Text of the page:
The Glen, from the start of the grass path

Recorded as a Voice Memo (with one or two subsequent edits) on Thursday, 12.40pm, after a morning of rain:

“It’s 12.40, it’s rained all morning and I’ve been strimming. Strimming the Glen, or rather the sinuous path that winds down to the foot of the hill and winds back again. Behind me, the housemartins and swallows traverse the short grass leading up to the pond, screeching as they go and searching for newly hatched flies presumably to feed their young – criss-crossing like an aerobatic display team.

The Glen sits just east of the house, just over from the pond and I walk past a series of unlit bonfire piles which we have never got around to setting alight and which now may never be. They have become natural sculptures, wildlife havens, constructs of branches, twigs, old bits of wood, secured firmly by grasses which have softened their edges. I suspect they are inhabited by frogs, toads, hedgehogs as well as some of the smaller birds as well, maybe.



I’m walking further down the strimmed pathway, past a pallet of different shades – the white umbrels of the cow parsley, the mauves of the knapweed, a mini thistle with shiny prickly leaves, all shades and heights of grasses, and willow herb, the only place in the garden where we allow it to grow – large statuesque clumps with their bright, bright, pink-purple plumes. And yes, some yellow ragwort, not the farmer’s friend, it has to be said, but very popular with the hoverflies and bees.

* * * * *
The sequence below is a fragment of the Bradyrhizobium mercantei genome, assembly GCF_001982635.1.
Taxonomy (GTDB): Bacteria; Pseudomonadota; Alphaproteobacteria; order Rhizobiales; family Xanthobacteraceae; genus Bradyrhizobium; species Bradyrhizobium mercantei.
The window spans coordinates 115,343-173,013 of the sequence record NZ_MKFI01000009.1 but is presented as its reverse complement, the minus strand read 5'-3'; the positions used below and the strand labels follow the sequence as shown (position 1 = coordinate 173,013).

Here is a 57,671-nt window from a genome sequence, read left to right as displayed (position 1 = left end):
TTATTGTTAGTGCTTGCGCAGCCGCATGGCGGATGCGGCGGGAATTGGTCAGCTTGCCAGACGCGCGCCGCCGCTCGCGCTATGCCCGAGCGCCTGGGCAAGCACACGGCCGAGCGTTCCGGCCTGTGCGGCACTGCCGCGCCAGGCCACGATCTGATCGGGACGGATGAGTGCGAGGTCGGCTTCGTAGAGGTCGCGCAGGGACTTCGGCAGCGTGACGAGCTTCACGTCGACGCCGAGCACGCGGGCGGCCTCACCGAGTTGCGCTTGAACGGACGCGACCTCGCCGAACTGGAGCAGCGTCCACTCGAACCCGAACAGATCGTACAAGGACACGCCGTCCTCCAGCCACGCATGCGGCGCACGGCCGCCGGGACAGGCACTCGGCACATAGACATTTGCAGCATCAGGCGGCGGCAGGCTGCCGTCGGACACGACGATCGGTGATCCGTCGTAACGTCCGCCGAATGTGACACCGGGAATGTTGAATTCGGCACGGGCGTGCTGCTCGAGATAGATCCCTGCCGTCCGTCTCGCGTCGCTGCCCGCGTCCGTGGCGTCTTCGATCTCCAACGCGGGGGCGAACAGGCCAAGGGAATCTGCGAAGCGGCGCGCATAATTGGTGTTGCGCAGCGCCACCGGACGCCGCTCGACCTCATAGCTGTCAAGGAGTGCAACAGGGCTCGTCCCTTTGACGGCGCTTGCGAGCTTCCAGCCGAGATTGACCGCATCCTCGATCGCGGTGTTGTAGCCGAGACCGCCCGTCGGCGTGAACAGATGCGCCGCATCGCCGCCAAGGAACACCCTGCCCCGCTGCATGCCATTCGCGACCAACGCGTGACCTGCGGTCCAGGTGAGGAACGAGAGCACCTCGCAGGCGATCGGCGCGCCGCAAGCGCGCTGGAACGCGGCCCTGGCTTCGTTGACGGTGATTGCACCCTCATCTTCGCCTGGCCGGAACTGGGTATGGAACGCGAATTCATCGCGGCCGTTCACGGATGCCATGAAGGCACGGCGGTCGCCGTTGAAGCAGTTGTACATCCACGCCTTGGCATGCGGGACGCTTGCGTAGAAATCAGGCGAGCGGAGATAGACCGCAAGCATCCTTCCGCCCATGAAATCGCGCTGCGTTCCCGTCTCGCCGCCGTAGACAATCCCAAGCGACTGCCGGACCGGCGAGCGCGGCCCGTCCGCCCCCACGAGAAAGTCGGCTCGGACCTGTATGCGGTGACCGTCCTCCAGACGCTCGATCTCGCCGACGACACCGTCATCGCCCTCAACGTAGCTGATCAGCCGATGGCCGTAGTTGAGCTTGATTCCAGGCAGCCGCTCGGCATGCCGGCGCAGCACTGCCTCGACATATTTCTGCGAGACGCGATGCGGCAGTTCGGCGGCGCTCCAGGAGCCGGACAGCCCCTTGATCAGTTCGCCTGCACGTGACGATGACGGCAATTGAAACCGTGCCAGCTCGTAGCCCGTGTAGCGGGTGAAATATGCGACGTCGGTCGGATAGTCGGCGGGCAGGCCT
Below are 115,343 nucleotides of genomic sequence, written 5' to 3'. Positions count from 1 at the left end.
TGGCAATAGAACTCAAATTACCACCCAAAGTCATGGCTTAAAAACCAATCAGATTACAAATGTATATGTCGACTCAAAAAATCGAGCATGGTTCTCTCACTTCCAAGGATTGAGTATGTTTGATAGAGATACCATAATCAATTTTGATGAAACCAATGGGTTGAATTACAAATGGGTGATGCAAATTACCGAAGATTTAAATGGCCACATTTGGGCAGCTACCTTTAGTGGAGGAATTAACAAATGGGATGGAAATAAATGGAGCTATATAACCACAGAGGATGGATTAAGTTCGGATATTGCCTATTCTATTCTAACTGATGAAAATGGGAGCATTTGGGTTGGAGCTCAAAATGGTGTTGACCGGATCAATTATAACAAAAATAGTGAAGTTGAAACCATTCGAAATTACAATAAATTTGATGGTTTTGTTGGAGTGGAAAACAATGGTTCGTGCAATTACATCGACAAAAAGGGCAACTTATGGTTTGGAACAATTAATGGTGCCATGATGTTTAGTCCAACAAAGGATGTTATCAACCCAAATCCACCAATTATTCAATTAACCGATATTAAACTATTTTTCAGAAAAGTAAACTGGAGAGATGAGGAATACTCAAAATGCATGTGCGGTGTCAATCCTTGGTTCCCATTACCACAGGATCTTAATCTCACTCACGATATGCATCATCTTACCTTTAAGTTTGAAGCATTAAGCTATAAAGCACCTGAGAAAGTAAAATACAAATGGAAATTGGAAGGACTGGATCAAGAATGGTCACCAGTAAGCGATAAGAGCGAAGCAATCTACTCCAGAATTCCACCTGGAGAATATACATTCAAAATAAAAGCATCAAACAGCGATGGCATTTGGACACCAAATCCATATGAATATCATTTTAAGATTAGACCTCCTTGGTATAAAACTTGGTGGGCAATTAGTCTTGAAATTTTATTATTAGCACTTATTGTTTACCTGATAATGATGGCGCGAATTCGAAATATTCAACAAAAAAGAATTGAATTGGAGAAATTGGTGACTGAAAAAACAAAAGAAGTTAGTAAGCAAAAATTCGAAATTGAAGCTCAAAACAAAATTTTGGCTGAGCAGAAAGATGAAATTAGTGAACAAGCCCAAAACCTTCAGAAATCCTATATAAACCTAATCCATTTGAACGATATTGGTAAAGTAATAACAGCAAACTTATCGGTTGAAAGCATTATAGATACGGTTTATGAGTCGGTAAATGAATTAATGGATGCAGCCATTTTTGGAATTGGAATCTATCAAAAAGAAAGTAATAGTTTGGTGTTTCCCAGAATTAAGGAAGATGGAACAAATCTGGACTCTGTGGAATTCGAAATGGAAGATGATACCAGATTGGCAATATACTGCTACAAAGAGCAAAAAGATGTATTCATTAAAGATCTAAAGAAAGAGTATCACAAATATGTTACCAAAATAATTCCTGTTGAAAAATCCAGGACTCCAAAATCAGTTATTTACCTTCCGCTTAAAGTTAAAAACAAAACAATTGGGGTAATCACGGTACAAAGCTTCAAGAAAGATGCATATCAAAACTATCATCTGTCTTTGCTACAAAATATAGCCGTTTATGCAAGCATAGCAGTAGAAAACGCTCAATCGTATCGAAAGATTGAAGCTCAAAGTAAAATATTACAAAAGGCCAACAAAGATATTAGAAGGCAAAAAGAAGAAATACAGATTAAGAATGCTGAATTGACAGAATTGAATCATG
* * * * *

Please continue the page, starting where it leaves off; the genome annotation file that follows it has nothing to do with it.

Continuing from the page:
Cow parsley in the foreground, willow herb at the rear

And this year has got to be one of the best for wild flowers. They seem to have benefitted from the dry summer; they are shorter this year but they appear to have more flower.

It’s peaceful but it’s not quiet – sounds of sheep baa-ing in the distance, birds of the field with their constant chorus, the occasional unworldly mew of the buzzards, soaring through the steam wreathed the tree tops down at the foot of the glen, steam caused by the heat of the sun on the wet branches presumably, like a tropical rainforest; still the sounds of the rain, still falling through the canopies of the huge broadleaved trees adjacent to the Glen, rain which stopped falling from the sky half an hour ago, maybe longer.


Willow herb

I’m surrounded by insects: by bees -honey and bumble, by hoverflies with their incredible ability to hold their position in the air like miniature Harriet Jump Jets, and by little white moths, and yes, one or two butterflies starting to emerge now that the rain has gone.


Cow parsley

I walk past the big clump of wild raspberries – these would never grace Tesco’s shelves but they will provide a welcome food-source for the birds,  Finally, I come to the old seat at the foot of the hill.



The Glen is our wildlife area, where apart from an occasional strim to carve out some paths, it receives no attention from the gardener. It’s an area which has been allowed to return to nature, an area which we haven’t improved, and which I don’t think we can. Nature seems to do it so much better than me with my plethora of hoes, mowers, hedgecutters and strimmers. She is The Master Gardener. Nowhere else in the garden do I feel more inspired.”


one of the detritus heaps which started life as a bonfire but now serves a far more useful purpose